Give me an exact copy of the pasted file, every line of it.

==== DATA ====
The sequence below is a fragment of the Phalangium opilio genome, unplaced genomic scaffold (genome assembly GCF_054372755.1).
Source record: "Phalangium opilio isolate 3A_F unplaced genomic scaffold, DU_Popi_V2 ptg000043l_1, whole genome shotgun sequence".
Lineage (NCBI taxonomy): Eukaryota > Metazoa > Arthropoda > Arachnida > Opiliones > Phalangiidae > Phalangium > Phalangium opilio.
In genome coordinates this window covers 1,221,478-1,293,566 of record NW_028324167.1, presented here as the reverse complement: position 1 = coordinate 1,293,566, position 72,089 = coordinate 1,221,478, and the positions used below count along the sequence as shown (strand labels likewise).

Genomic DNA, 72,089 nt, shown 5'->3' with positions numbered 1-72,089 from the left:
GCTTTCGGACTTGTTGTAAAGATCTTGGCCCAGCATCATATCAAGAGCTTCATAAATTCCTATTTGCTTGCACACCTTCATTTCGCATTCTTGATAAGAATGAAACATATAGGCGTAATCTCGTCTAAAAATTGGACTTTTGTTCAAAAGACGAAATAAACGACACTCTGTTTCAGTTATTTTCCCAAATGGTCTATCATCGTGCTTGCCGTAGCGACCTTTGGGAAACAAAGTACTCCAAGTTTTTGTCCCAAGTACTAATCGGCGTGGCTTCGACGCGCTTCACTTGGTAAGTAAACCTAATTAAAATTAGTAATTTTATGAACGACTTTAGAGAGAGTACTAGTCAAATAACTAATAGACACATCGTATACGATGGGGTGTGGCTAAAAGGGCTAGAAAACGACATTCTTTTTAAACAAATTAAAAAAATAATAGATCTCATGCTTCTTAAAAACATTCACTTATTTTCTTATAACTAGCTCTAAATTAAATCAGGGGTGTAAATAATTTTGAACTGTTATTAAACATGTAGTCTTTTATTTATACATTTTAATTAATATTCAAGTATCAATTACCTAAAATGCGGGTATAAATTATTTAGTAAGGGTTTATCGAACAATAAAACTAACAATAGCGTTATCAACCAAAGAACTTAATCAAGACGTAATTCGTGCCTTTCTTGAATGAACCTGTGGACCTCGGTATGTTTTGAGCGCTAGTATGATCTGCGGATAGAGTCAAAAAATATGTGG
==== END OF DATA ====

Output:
The sequence below is a fragment of the Phalangium opilio genome, unplaced genomic scaffold (genome assembly GCF_054372755.1).
Source record: "Phalangium opilio isolate 3A_F unplaced genomic scaffold, DU_Popi_V2 ptg000043l_1, whole genome shotgun sequence".
Lineage (NCBI taxonomy): Eukaryota > Metazoa > Arthropoda > Arachnida > Opiliones > Phalangiidae > Phalangium > Phalangium opilio.
In genome coordinates this window covers 1,221,478-1,293,566 of record NW_028324167.1, presented here as the reverse complement: position 1 = coordinate 1,293,566, position 72,089 = coordinate 1,221,478, and the positions used below count along the sequence as shown (strand labels likewise).

Genomic DNA, 72,089 nt, shown 5'->3' with positions numbered 1-72,089 from the left:
GCTTTCGGACTTGTTGTAAAGATCTTGGCCCAGCATCATATCAAGAGCTTCATAAATTCCTATTTGCTTGCACACCTTCATTTCGCATTCTTGATAAGAATGAAACATATAGGCGTAATCTCGTCTAAAAATTGGACTTTTGTTCAAAAGACGAAATAAACGACACTCTGTTTCAGTTATTTTCCCAAATGGTCTATCATCGTGCTTGCCGTAGCGACCTTTGGGAAACAAAGTACTCCAAGTTTTTGTCCCAAGTACTAATCGGCGTGGCTTCGACGCGCTTCACTTGGTAAGTAAACCTAATTAAAATTAGTAATTTTATGAACGACTTTAGAGAGAGTACTAGTCAAATAACTAATAGACACATCGTATACGATGGGGTGTGGCTAAAAGGGCTAGAAAACGACATTCTTTTTAAACAAATTAAAAAAATAATAGATCTCATGCTTCTTAAAAACATTCACTTATTTTCTTATAACTAGCTCTAAATTAAATCAGGGGTGTAAATAATTTTGAACTGTTATTAAACATGTAGTCTTTTATTTATACATTTTAATTAATATTCAAGTATCAATTACCTAAAATGCGGGTATAAATTATTTAGTAAGGGTTTATCGAACAATAAAACTAACAATAGCGTTATCAACCAAAGAACTTAATCAAGACGTAATTCGTGCCTTTCTTGAATGAACCTGTGGACCTCGGTATGTTTTGAGCGCTAGTATGATCTGCGGATAGAGTCAAAAAATATGTGG